Cultural messaging has traditionally reinforced the idea of the man as bread winner and thusly, men of this generation have a particularly hard time making the retirement adjustment as they so often completely self-identify with their work. In light of this cultural trend, author and sociologist Lyndsay Green sets out to demystify retirement for men and their partners, and provides an engaging and uplifting portrait of the emotional landscape of men in their sixties and seventies.
While most books on this subject focus on finances, Lyndsay Green writes more about the psychological implications of retirement. More descriptive than instructional, the book is based on interviews with over sixty people, from age 56 to 88, living in cities, small towns and rural areas.
In spite of the fact that many men have a deep-rooted fear about retirement, and that so often their spouses can be baffled by their inability to express those fears and needs, Lyndsay Green discovered that the story of men’s retirement is mostly one of adjustment, revitalization and reinvention. "Ready to Retire?" is an inspiring portrait of the emotional lives of men who are retired or are considering retirement, and the women (and men) they live with.
I work in the retirement industry ... I conduct seminars and one-on-ones encouraging participants to sign up for their company-sponsored retirement plan so financially they can have the retirement they hope for. As such, I like to read books about retirement planning and this one caught my eye.
Most of us hope that we save enough for our retirements and we don't think about what we are going to actually do in retirement (this is something I discuss sometimes in the one-on-ones) and how our retirement will affect our relationship with our spouse. This book isn't focused on the financial aspects of retirement and the topics include:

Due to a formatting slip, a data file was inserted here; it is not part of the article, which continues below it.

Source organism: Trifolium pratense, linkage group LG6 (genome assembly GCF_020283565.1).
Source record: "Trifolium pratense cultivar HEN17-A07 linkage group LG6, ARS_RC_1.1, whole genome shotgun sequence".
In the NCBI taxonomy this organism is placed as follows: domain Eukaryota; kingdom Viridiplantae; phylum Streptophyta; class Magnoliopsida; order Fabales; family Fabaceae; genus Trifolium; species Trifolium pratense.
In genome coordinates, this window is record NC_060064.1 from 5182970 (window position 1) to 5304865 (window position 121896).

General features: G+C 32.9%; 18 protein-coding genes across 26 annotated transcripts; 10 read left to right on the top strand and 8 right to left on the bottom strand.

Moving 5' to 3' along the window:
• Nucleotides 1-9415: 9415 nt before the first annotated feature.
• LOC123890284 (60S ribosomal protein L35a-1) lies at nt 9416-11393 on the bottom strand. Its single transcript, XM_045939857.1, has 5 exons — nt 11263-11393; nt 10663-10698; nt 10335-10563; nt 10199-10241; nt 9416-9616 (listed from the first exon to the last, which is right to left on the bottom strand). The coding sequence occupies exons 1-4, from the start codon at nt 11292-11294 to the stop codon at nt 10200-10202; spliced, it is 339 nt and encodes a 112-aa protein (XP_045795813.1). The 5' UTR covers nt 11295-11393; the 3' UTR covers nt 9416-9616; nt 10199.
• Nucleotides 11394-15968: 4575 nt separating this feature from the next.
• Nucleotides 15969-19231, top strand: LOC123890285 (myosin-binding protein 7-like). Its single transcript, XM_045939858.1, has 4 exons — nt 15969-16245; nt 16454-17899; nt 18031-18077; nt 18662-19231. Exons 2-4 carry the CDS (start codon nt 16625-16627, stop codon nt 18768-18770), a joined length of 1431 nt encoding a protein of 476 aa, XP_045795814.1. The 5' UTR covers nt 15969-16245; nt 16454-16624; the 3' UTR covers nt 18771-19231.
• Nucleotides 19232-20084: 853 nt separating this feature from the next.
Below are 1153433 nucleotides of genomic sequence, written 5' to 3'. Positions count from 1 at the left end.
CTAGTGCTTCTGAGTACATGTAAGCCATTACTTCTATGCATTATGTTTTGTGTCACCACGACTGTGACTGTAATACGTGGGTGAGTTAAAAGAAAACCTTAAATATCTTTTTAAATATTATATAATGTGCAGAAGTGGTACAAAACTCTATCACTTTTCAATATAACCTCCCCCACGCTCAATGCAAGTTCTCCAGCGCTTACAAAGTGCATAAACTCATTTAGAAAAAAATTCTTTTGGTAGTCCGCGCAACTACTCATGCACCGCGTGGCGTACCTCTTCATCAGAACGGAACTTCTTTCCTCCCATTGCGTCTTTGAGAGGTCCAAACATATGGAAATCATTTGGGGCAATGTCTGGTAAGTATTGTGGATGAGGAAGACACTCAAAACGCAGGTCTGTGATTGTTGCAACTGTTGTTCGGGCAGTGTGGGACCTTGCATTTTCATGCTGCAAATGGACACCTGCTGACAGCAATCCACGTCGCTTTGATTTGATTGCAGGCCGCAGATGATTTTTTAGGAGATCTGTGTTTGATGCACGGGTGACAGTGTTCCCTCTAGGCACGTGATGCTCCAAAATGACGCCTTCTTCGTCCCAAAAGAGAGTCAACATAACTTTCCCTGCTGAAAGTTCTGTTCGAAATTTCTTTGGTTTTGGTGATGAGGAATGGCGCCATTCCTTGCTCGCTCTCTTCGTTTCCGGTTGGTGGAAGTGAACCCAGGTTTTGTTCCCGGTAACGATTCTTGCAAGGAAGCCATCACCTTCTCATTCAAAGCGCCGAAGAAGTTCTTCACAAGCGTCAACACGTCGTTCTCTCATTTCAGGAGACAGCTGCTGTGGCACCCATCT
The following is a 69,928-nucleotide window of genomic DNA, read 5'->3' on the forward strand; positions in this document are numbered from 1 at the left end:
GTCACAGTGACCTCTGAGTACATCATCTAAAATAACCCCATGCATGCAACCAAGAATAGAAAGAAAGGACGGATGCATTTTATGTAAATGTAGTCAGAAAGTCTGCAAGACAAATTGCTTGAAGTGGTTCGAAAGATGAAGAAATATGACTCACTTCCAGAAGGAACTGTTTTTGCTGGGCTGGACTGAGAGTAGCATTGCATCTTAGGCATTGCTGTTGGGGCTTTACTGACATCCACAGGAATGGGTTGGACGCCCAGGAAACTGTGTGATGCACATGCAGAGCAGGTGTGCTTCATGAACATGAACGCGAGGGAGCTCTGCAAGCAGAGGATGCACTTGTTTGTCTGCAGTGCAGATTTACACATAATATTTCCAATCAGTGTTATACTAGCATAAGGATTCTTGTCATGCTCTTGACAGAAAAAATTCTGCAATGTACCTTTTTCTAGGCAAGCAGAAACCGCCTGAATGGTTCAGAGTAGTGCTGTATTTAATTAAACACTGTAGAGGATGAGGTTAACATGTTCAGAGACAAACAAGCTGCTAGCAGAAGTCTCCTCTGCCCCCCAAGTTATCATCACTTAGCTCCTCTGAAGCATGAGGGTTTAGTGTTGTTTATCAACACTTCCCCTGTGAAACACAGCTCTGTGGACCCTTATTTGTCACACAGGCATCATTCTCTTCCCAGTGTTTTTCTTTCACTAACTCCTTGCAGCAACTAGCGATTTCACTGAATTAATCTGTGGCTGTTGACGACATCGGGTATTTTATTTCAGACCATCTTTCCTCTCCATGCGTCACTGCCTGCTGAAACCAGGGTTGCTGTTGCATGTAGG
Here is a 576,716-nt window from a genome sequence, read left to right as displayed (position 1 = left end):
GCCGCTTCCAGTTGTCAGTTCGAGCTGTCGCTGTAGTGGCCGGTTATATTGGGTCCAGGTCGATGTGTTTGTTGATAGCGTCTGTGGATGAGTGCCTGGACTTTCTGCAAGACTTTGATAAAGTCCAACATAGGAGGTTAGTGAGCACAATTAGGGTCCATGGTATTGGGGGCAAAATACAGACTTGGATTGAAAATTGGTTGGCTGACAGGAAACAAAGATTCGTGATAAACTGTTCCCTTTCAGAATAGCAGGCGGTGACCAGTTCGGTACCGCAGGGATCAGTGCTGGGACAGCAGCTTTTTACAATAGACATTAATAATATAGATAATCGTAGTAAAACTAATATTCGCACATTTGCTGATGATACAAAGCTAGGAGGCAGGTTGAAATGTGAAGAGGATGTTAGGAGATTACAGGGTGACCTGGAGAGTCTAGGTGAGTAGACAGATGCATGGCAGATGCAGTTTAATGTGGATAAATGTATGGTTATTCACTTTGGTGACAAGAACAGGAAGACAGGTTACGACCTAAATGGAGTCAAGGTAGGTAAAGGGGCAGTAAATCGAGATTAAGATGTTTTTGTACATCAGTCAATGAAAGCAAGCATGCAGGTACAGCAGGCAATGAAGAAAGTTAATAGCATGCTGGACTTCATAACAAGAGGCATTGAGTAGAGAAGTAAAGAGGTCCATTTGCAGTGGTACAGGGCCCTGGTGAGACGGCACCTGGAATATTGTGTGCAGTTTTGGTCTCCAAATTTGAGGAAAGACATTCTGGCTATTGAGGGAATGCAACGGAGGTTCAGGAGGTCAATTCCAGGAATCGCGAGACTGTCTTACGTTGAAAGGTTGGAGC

- Men and retirement
- Fears of retirement
- The reality of retirement
- Delayed retirement
- Relationship with others
- Relationship with yourself
The foundation of this book was based on the lives of 44 men (I didn't realize when I got the book that is was focused on men) and 17 of their spouses, who told the author their stories about being or living with a retirement-aged man. The ages ranged from 56 to 88 with two-thirds of them at peak retirement age (age 64 to 75). Some left work happily while others not so happily. Some retired and then went back to work and some wished they were still working. They came from different income levels and some had saved enough for retirement, while others hadn't. They were married, divorced or widowed, both hetero- and homosexual.
It's an interesting book to read to get men's views on retirement and also their spouses reactions. It's got to be quite a change for a woman who has been used to having the house to herself to all of a sudden have her husband around all the time (that's a lot of togetherness!). One spouse was honest and said that she'll have breakfast and supper with her husband but she wants to be on her own for lunch.